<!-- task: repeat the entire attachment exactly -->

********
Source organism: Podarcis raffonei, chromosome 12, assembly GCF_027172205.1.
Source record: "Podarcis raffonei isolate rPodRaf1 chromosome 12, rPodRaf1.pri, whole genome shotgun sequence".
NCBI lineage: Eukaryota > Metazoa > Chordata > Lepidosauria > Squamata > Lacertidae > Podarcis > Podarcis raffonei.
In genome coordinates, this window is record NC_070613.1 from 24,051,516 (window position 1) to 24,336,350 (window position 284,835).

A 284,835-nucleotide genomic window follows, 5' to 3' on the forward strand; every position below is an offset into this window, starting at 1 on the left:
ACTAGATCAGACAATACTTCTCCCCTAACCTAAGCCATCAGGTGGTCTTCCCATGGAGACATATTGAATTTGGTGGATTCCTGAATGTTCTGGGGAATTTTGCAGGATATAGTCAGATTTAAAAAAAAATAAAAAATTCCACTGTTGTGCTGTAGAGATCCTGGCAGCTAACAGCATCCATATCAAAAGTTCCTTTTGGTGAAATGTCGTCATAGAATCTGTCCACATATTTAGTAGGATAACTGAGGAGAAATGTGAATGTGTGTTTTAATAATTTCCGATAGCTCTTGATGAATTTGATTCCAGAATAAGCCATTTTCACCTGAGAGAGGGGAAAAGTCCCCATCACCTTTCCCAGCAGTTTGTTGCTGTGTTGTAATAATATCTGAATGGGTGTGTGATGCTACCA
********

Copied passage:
Source organism: Podarcis raffonei, chromosome 12, assembly GCF_027172205.1.
Source record: "Podarcis raffonei isolate rPodRaf1 chromosome 12, rPodRaf1.pri, whole genome shotgun sequence".
NCBI lineage: Eukaryota > Metazoa > Chordata > Lepidosauria > Squamata > Lacertidae > Podarcis > Podarcis raffonei.
In genome coordinates, this window is record NC_070613.1 from 24,051,516 (window position 1) to 24,336,350 (window position 284,835).

A 284,835-nucleotide genomic window follows, 5' to 3' on the forward strand; every position below is an offset into this window, starting at 1 on the left:
ACTAGATCAGACAATACTTCTCCCCTAACCTAAGCCATCAGGTGGTCTTCCCATGGAGACATATTGAATTTGGTGGATTCCTGAATGTTCTGGGGAATTTTGCAGGATATAGTCAGATTTAAAAAAAAATAAAAAATTCCACTGTTGTGCTGTAGAGATCCTGGCAGCTAACAGCATCCATATCAAAAGTTCCTTTTGGTGAAATGTCGTCATAGAATCTGTCCACATATTTAGTAGGATAACTGAGGAGAAATGTGAATGTGTGTTTTAATAATTTCCGATAGCTCTTGATGAATTTGATTCCAGAATAAGCCATTTTCACCTGAGAGAGGGGAAAAGTCCCCATCACCTTTCCCAGCAGTTTGTTGCTGTGTTGTAATAATATCTGAATGGGTGTGTGATGCTACCA